Rapid seeding of the viral reservoir prior to SIV viraemia in rhesus monkeys.

Whitney JB, Hill AL, Sanisetty S, Penaloza-MacMaster P, Liu J, Shetty M, Parenteau L, Cabral C, Shields J, Blackmore S, Smith JY, Brinkman AL, Peter LE, Mathew SI, Smith KM, Borducchi EN, Rosenbloom DI, Lewis MG, Hattersley J, Li B, Hesselgesser J, Geleziunas R, Robb ML, Kim JH, Michael NL, Barouch DH - Nature (2014)

Ultrasensitive plasma viral loads in monkeys during ART.Log plasma viral RNA (copies/ml) at week 20 in rhesus monkeys infected with SIVmac251 and following initiation of ART on days 3, 7, 10, and 14 of infection. Assay sensitivity is 6 RNA copies/ml.
© Copyright Policy
Related In: Results  -  Collection

License
Show All Figures
getmorefigures.php?uid=PMC4126858&req=5

Figure 7: Ultrasensitive plasma viral loads in monkeys during ART.Log plasma viral RNA (copies/ml) at week 20 in rhesus monkeys infected with SIVmac251 and following initiation of ART on days 3, 7, 10, and 14 of infection. Assay sensitivity is 6 RNA copies/ml.
Mentions: Following initial control of viremia, all animals treated with ART exhibited undetectable plasma viral loads (<50 RNA copies/ml) for the full 24 week course of suppressive therapy with no detectable viral blips (Fig. 1a), demonstrating the potency and consistency of this ART regimen. Moreover, ultrasensitive plasma viral load assays at week 20 also proved negative (<6 RNA copies/ml)13 in all animals (Extended Data Fig. 2). In addition, viral sequences from stimulated PBMC from ART suppressed, SIV-infected monkeys using the same ART regimen revealed no viral sequence evolution over 6 months in a separate study (J.B.W., unpublished data). Furthermore, treatment intensification studies in SIV-infected rhesus monkeys in which the protease inhibitor darunavir was added to the current ART regimen did not lead to improved virologic control (R.G., unpublished data). Taken together, these data suggest that the ART regimen that was utilized in the present study was fully suppressive.

Bottom Line: Treatment with ART on day 3 blocked the emergence of viral RNA and proviral DNA in peripheral blood and also substantially reduced levels of proviral DNA in lymph nodes and gastrointestinal mucosa as compared with treatment at later time points.The time to viral rebound correlated with total viraemia during acute infection and with proviral DNA at the time of ART discontinuation.This strikingly early seeding of the refractory viral reservoir raises important new challenges for HIV-1 eradication strategies.

View Article: PubMed Central - PubMed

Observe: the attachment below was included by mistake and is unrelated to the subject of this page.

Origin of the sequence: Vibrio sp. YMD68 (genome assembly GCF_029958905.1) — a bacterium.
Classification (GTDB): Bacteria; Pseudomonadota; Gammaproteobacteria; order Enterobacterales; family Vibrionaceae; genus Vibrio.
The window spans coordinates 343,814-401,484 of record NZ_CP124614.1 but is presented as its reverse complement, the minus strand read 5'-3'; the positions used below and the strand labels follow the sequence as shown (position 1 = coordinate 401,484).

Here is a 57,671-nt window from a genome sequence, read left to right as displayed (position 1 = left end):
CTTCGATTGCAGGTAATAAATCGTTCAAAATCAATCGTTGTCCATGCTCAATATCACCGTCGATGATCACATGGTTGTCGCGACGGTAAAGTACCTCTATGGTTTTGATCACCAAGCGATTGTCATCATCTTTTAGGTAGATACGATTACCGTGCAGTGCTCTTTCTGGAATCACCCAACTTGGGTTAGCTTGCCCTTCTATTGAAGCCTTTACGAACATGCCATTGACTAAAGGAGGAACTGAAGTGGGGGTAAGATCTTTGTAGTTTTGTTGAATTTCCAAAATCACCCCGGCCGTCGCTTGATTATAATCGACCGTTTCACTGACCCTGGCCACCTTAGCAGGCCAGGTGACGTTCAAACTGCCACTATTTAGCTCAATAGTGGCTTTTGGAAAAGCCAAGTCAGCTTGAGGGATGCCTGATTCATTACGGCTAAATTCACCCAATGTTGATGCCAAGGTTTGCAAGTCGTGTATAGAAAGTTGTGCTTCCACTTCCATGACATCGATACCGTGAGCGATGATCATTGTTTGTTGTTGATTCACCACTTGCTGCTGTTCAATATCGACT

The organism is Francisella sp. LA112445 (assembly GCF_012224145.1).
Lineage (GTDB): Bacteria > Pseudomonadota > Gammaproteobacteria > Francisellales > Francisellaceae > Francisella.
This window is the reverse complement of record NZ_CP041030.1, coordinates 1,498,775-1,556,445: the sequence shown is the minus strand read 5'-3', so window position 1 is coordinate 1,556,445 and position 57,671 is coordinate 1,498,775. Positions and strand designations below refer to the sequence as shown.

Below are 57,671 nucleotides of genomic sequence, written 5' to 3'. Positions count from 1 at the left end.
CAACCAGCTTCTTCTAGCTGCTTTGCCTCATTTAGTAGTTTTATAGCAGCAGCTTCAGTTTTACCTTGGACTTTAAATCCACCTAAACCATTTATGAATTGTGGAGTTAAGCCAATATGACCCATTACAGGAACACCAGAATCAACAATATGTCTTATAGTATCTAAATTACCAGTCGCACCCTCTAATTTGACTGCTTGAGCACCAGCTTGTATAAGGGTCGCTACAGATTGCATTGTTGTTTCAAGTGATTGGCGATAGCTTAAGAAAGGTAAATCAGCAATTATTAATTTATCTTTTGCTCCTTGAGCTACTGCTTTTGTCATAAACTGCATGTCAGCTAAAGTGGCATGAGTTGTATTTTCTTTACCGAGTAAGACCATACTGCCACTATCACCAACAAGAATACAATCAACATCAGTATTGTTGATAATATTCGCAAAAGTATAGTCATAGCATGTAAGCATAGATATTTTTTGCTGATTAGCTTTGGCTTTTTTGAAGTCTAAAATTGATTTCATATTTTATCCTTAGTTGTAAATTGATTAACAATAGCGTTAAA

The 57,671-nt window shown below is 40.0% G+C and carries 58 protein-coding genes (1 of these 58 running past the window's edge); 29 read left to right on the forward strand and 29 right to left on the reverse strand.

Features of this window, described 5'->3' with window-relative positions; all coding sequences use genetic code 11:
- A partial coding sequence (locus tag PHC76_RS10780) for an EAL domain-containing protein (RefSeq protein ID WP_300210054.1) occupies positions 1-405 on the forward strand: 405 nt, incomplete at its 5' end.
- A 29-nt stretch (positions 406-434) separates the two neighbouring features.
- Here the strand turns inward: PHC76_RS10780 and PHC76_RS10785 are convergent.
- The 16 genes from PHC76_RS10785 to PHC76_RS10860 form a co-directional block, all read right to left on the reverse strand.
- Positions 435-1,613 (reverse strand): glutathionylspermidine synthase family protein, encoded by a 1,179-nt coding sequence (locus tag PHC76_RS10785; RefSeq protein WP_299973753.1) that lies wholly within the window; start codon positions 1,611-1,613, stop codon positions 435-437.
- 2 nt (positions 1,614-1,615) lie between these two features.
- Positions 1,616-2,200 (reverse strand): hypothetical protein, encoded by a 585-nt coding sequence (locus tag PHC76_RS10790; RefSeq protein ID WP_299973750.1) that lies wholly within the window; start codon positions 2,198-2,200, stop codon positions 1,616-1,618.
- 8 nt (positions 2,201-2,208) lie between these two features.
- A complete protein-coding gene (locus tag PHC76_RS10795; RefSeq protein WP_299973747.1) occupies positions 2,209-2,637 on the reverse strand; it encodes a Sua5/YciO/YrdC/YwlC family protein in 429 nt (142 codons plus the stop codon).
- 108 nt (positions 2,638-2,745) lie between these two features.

Affiliation: 1] Center for Virology and Vaccine Research, Beth Israel Deaconess Medical Center, Harvard Medical School, Boston, Massachusetts 02215, USA [2] Ragon Institute of MGH, MIT and Harvard, Cambridge, Massachusetts 02139, USA.

ABSTRACT
The viral reservoir represents a critical challenge for human immunodeficiency virus type 1 (HIV-1) eradication strategies. However, it remains unclear when and where the viral reservoir is seeded during acute infection and the extent to which it is susceptible to early antiretroviral therapy (ART). Here we show that the viral reservoir is seeded rapidly after mucosal simian immunodeficiency virus (SIV) infection of rhesus monkeys and before systemic viraemia. We initiated suppressive ART in groups of monkeys on days 3, 7, 10 and 14 after intrarectal SIVMAC251 infection. Treatment with ART on day 3 blocked the emergence of viral RNA and proviral DNA in peripheral blood and also substantially reduced levels of proviral DNA in lymph nodes and gastrointestinal mucosa as compared with treatment at later time points. In addition, treatment on day 3 abrogated the induction of SIV-specific humoral and cellular immune responses. Nevertheless, after discontinuation of ART following 24 weeks of fully suppressive therapy, virus rebounded in all animals, although the monkeys that were treated on day 3 exhibited a delayed viral rebound as compared with those treated on days 7, 10 and 14. The time to viral rebound correlated with total viraemia during acute infection and with proviral DNA at the time of ART discontinuation. These data demonstrate that the viral reservoir is seeded rapidly after intrarectal SIV infection of rhesus monkeys, during the 'eclipse' phase, and before detectable viraemia. This strikingly early seeding of the refractory viral reservoir raises important new challenges for HIV-1 eradication strategies.

Show MeSH
Related in: MedlinePlus